$57,967

$64,088

$69,032

$74,205

$79,523

$84,042

$87,268

$92,075

$96,882

Variable

Manitoba

Jul 2014 - Jun 2018

$57,187

$64,105

$68,763

$74,053

$79,343

$84,634

$89,819

$96,833

-

$84,634

Saskatchewan*

Jul 2016 - Jun 2017

$56,814

$61,960

$67,101

$72,220

$77,302

$82,371

-

-

-

-

Alberta*

Jul 2010 - Jul 2015

$55,073

$61,066

$65,849

$70,637

$76,624

$81,411

$88,037

$95,207

-

Variable

British Columbia

Apr 2014 - Mar 2019

$51,912

$57,912

$63,108

$67,932

$73,044

$77,988

$83,112

-

-

-

 Information available as of September, 2017

Chief residents and senior residents may receive additional stipends.

  * Currently under negotiation: Laval, Sherbrooke, Montreal, McGill, Saskatchewan, Alberta, Calgary

  • Postgraduate year (PGY): The year of postgraduate training after completion of the Doctor of Medicine degree. PGY-1 is the first year of residency training and commonly starts around July 1st. Postgraduate year is synonymous with residency year.

  • Residency year (R): The year of postgraduate training after completion of the Doctor of Medicine (MD) degree. R-1 is the first year of residency training, which commonly starts around July 1st. Residency year is synonymous with postgraduate year.

  • Salary: Regular payment made to a professional who is an employee of an organization and is responsible to managers for services provided. In Canada, salaried physicians, although they provide services within institutions, generally receive their salary from the provincial insurer rather than the institution in which they work.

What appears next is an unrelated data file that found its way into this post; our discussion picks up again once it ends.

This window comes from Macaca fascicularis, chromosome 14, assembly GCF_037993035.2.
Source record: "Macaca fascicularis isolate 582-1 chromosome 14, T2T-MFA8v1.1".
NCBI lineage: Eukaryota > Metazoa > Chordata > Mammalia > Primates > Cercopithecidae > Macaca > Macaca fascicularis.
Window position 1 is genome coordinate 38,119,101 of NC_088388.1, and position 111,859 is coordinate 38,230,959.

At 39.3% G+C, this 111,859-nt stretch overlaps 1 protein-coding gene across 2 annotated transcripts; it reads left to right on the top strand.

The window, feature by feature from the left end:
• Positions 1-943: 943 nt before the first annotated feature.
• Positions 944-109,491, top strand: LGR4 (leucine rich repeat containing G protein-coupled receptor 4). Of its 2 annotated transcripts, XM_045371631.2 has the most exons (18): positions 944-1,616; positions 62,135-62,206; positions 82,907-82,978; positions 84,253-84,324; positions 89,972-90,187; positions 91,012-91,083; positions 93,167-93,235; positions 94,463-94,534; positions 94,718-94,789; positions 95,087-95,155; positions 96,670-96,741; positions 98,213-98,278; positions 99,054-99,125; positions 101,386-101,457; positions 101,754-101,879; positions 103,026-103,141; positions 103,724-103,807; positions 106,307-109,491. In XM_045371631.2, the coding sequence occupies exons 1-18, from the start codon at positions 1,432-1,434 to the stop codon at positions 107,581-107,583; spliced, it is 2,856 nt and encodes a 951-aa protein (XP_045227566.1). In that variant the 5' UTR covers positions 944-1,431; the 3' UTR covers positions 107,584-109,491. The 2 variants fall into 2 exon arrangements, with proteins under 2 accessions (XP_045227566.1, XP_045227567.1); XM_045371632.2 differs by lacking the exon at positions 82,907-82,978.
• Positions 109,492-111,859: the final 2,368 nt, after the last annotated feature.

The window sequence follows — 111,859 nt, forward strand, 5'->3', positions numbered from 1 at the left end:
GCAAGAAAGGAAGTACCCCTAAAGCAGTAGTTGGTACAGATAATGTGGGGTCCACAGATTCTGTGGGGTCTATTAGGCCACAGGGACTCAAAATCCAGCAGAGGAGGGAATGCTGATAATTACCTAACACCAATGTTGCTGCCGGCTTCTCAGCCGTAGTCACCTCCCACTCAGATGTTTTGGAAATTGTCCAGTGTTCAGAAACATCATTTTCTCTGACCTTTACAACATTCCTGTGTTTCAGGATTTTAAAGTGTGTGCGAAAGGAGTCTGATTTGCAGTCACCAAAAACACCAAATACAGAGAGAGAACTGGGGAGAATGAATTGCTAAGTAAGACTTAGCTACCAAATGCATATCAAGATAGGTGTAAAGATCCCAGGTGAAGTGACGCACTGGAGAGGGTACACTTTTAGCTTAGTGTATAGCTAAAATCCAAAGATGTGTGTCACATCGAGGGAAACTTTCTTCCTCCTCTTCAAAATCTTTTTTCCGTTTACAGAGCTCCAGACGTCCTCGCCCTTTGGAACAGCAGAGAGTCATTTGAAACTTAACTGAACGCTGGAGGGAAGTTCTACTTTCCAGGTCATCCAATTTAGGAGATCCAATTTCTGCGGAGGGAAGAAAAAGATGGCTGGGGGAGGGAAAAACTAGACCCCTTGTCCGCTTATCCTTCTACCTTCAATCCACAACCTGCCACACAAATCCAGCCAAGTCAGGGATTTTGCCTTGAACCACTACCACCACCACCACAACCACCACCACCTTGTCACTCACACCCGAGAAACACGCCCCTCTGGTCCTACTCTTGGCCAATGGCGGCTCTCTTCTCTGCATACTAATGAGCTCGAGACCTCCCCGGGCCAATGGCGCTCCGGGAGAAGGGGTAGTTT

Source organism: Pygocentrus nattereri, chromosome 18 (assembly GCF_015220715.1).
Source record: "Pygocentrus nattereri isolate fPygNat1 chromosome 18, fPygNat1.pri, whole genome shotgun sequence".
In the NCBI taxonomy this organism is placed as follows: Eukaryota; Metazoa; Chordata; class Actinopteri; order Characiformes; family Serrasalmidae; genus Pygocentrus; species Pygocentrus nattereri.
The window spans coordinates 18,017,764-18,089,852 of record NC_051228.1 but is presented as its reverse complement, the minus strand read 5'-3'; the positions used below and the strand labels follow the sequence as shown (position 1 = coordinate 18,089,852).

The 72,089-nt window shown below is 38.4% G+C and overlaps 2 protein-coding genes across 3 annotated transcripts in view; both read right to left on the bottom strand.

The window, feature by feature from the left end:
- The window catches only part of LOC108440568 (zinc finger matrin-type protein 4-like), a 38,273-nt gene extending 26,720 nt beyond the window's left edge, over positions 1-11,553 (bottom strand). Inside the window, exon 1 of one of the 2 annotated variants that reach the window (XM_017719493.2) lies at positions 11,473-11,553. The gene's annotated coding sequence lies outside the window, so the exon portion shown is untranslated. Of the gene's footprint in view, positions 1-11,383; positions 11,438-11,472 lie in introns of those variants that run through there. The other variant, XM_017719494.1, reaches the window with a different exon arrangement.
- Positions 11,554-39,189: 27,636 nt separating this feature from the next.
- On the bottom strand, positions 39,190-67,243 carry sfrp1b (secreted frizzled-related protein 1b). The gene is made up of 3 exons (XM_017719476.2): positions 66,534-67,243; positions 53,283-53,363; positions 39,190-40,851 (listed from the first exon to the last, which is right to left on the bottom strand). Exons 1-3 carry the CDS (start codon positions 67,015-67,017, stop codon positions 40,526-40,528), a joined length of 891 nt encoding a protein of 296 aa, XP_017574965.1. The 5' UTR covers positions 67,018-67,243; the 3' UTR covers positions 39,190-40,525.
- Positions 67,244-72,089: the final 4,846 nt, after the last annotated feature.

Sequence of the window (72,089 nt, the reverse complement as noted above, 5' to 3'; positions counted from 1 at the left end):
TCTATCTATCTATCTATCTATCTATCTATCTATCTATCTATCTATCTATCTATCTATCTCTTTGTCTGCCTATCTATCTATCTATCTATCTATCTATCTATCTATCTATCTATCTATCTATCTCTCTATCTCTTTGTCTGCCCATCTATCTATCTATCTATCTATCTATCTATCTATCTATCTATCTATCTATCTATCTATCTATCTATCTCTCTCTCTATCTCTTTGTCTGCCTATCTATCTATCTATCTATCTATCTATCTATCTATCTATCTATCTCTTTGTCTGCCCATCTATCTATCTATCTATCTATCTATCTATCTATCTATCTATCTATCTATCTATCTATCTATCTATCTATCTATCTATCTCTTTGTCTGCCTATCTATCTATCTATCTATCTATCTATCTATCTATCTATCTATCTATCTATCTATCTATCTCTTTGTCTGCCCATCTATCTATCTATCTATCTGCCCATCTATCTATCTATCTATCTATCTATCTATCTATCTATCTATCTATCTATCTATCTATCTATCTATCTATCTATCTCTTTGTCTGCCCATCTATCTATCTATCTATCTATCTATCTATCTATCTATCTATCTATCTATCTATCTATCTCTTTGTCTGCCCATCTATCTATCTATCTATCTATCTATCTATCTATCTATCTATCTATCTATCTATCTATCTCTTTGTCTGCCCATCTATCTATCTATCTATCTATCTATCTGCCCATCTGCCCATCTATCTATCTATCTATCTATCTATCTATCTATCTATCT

Do medical students earn money?

Clerkship stipends vary significantly among provinces. Some do not offer stipends to learners for clerkship, as it is viewed as an educational process rather than a job. Others offer students who undertake Doctor of Medicine (MD) degrees several hundred dollars per month for the duration of their clerkship. This may be in the form of quarterly lump-sum instalments in a student’s final year of medical school. In provinces that do offer clerkship stipends, the stipends are the same for all of the MD education programs in that jurisdiction. It is recommended that students contact the finance and awards office at their particular faculty of interest for more specific details about clerkship stipends.

Table 7 of the Canadian Medical Education Statistics (CMES) publication (below) illustrates the Duration of Clinical Clerkship and Amount of Stipend in Canadian Faculties of Medicine for 2017/18:

Table 7 Duration of Clinical Clerkship and Amount of Stipend in Canadian

Canadian Medical Education Statistics 2017

 

 

Province

Faculty of Medicine

Number of Clerkship Weeks 2

Total
Stipend 1

Mandatory

Electives

Selectives

Non-Clinical

Total

NL

Memorial University

48

12

12

7

79

$3 150

NS

Dalhousie University

36

18

12

13

79

$2 800

QC

Laval, Université

53

18

0

15

86

DOES NOT APPLY

Sherbrooke, Université de

32

16

12

6

66

Montréal, Université de

52

14

6

7

79

McGill University3

52

20

0

14

86

ON

Ottawa, University of

52

18

0

10

80

$9 000

Queen's University

48

16

0

12

76

Toronto, University of

46.4

13

8

9

76.4

McMaster University

46

17

0

6

69

Western University

34

0

14

1

49

Northern Ont. School of  Med.4

30

0

0

0

30

MB

Manitoba, University of

48

14

6

14

82

$5 153

SK

Saskatchewan, University of

48

24

0

14

86

$8 269

AB

Alberta, University of

57

13

0

9

79